As this article is being written, Congress is in the final stages of the so-called “stimulus bill.” Despite, most likely, not getting signed into law before Christmas — as was initially indicated would happen — the second round of post-COVID-19 relief not only falls short of the initial promises made in the first proposal, but also falls disastrously short of relief provided to other citizens of other so-called “first world” countries in the wake of the pandemic.
Let’s take a look at what we know about the pending relief.
The Stimulus Bill Includes Another Cash Payment
NBC News is reporting that citizens who have been battered by the COVID-19 pandemic can expect yet another cash payout or a so-called “stimulus check.”
Some Washington insiders are bragging that Americans can expect a payout as high as $600, while other Washington insiders are bragging that the cash payout “could be more.”
In other words, Americans may receive a total of $1,800 in post-coronavirus relief — which, when averaged out over the length of the pandemic, works out to about $200 per month in “relief.”
This “relief” is a mere pittance, to the point of being nearly insulting.
While claims of a congressional pay raise during the pandemic have been debunked (members of Congress last received a pay raise in 2009), it’s disheartening to know that congressional salaries are at a whopping $174,000 per year while “essential workers” — who are at the greatest risk of contracting COVID-19 — can’t even get hazard pay from their employers as they scramble to pay their bills at minimum wage.
The promise of a $600 check in the new stimulus bill is even more insulting when you consider how other “first world” countries around the world have given relief to their citizenry in the wake of COVID-19.
Spain’s citizens receive $1150 per month as part of the ERTE bill. Poland’s citizenry has received 40% of their paychecks each month.
Canada’s citizenry has received up to 75% of their wages each month. And Australia’s citizenry has received $1050 every two weeks to stay afloat.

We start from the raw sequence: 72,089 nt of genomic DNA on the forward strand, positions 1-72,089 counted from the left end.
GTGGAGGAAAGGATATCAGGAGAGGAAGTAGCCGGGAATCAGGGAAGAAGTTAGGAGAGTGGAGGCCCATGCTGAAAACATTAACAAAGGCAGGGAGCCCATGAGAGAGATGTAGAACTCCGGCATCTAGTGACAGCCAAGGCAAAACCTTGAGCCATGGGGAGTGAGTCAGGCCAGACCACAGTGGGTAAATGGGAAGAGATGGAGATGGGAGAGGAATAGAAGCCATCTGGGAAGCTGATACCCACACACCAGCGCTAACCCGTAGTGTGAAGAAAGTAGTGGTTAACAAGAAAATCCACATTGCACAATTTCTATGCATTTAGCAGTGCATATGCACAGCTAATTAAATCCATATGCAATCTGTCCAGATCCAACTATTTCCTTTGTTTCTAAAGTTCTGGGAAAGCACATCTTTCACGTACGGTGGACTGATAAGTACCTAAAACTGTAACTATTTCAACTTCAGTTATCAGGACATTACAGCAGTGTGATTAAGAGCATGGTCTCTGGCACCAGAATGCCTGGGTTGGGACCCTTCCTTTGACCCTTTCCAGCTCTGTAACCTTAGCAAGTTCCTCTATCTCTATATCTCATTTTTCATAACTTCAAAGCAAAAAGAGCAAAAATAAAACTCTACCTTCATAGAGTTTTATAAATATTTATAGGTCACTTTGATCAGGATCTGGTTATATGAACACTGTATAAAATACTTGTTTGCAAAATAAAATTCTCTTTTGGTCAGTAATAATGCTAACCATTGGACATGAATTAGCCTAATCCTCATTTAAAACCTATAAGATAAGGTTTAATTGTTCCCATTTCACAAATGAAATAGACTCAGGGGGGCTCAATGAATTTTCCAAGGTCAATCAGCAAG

The United States is (allegedly) the richest country in the world, yet its citizens are being treated the same — and arguably worse — than Brazil’s citizens, who received a one-time stimulus check of $110 (but who have universal health care, something Americans do not have).
How is this “stimulus bill” generous to the average American?
What Else Is Being Proposed?
The second stimulus bill doesn’t just include a one-time
pittance payout, of course. The bill doesn’t include liability protections for employers (meaning, basically: if you got sick from COVID-19 on the job, and the job failed to adequately protect you from getting it, you can sue — but as any experienced personal injury lawyer will tell you, that will take years to resolve), and it doesn’t include state or local funding.
So what does this new bill include? According to Politico, the bill:
- Provides an additional $300 in an “unemployment boost” through March 2021
- $325 billion in “small business” relief, with an additional $257 billion for the Paycheck Protection Program (PPP)
- Funding for vaccine distribution, education, transportation and health care.
Sen. Chuck Schumer (D-NY) is also pushing for $17 billion for the Save Our Stages Program, which is intended to go towards entertainment venues that have been battered the most by the COVID-19 pandemic.
While some lawmakers are concerned that this will negatively impact restaurants — who have also been negatively impacted by the coronavirus — Schumer has assured the governing body that the bill will cover both restaurants and entertainment venues.
Currently, the deadline for the bill is Friday. However, Politico reports that legislative action in the Senate could go through to the weekend.
While the Senate is due to adjourn for Christmas break, Senate Majority Leader Mitch McConnell (R-KY) has promised that the Senate will not leave without passing a stimulus bill.
“We’re not leaving, I assure you. We’re not leaving until we finish this package,” he said, according to NBC News.
That’s of little comfort to the millions of Americans who will lose their unemployment benefits on December 26th, 2020, if the benefits are not renewed.
With such a precarious position for millions of Americans, such an insulting cash payout to the suffering citizenry (to say nothing of the loss of health benefits with the loss of jobs), and the increasing threat of more lockdowns in major metropolitan cities, Congress needs to get to stepping when it comes to helping the people they allegedly serve.